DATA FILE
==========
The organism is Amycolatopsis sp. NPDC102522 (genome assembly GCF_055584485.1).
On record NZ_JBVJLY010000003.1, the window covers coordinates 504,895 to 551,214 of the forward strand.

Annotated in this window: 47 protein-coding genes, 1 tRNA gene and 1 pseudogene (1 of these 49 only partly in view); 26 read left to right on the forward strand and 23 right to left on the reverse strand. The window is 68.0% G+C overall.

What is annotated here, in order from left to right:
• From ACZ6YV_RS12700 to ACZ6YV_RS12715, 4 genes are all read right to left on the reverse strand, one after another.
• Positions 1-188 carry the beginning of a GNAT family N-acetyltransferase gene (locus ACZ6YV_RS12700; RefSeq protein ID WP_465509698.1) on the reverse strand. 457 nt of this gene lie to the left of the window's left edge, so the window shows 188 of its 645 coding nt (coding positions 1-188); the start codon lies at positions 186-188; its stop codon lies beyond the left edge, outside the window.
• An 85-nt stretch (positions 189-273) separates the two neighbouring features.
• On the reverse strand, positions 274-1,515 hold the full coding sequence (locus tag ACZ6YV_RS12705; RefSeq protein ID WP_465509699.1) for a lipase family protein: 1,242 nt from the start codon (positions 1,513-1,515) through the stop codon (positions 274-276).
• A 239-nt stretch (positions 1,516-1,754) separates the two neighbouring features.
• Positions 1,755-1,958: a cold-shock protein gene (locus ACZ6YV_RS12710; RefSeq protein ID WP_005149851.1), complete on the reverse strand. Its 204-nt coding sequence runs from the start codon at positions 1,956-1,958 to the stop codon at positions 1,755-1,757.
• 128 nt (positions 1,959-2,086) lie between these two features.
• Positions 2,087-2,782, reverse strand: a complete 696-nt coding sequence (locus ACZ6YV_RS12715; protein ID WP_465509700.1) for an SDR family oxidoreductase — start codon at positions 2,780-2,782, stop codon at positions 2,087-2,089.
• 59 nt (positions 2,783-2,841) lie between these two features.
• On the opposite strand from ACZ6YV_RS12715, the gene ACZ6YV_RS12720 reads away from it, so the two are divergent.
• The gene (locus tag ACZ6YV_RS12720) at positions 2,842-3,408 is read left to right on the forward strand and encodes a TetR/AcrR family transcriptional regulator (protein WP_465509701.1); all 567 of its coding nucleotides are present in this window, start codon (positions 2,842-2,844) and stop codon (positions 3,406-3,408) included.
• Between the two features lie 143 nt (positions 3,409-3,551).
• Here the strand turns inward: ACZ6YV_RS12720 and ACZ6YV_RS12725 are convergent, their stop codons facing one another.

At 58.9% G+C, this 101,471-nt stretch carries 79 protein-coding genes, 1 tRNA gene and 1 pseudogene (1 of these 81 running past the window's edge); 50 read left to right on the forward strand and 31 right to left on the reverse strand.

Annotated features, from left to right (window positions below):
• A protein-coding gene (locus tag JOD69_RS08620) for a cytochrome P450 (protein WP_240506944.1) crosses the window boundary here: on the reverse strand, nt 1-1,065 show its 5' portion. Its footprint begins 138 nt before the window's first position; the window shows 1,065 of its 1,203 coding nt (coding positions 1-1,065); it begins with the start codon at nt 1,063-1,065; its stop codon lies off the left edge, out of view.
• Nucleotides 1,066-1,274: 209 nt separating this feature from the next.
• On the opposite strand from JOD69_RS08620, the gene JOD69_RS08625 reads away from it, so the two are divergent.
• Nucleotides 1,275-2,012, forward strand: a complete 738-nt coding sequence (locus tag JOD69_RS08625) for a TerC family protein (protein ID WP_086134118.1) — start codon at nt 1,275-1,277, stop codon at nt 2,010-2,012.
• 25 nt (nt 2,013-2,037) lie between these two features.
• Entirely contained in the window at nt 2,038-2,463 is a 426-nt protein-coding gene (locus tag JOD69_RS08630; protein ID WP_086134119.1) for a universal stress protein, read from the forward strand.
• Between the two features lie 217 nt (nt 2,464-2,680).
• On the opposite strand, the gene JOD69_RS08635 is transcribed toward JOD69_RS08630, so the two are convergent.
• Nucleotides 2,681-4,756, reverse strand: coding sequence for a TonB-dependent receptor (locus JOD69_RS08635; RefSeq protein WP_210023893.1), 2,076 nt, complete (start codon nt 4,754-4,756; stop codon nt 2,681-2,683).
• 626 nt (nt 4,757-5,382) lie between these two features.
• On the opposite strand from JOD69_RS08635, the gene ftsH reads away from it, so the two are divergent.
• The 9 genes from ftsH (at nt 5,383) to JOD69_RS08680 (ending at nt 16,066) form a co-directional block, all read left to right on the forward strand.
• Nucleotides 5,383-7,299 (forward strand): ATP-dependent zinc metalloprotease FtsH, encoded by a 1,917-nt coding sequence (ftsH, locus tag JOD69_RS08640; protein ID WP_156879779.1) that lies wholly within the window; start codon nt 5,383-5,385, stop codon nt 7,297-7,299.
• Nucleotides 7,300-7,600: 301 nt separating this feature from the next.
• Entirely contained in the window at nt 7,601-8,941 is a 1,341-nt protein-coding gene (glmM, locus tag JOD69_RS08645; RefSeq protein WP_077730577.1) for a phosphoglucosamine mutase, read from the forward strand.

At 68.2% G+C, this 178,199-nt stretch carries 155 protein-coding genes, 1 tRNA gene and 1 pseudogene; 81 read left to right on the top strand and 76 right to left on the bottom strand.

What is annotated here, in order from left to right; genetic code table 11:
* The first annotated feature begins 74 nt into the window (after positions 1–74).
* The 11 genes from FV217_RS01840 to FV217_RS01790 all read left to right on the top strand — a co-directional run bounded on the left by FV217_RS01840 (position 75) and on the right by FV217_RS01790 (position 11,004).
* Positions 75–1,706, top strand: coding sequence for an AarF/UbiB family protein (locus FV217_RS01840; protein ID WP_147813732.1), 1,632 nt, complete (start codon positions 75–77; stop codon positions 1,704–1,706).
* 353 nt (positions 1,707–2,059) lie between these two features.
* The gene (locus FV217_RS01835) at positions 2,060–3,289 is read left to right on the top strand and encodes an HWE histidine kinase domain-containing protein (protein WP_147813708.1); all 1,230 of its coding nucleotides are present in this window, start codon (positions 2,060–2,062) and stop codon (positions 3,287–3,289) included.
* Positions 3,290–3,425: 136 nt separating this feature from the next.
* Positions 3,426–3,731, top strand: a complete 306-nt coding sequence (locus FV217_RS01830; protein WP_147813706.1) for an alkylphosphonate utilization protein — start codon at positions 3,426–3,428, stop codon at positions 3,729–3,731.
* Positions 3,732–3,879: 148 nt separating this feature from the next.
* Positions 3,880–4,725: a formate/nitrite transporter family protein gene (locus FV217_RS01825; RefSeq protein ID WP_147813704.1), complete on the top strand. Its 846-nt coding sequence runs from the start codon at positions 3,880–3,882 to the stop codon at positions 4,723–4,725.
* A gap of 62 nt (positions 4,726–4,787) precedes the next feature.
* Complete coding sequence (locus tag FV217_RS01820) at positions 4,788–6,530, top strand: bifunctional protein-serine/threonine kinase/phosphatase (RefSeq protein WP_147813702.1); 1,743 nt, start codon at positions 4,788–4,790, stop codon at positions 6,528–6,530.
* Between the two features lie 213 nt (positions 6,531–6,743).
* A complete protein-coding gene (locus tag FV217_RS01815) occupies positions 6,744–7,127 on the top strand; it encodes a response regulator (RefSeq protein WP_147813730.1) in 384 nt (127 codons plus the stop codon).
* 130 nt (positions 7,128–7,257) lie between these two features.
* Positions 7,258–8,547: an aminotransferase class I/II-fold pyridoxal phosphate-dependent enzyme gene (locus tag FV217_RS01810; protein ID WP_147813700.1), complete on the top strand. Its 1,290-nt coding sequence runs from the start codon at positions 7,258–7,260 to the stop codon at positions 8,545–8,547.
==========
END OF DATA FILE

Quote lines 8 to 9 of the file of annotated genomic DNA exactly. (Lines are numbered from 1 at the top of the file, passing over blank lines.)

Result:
• On the reverse strand, positions 274-1,515 hold the full coding sequence (locus tag ACZ6YV_RS12705; RefSeq protein ID WP_465509699.1) for a lipase family protein: 1,242 nt from the start codon (positions 1,513-1,515) through the stop codon (positions 274-276).
• A 239-nt stretch (positions 1,516-1,754) separates the two neighbouring features.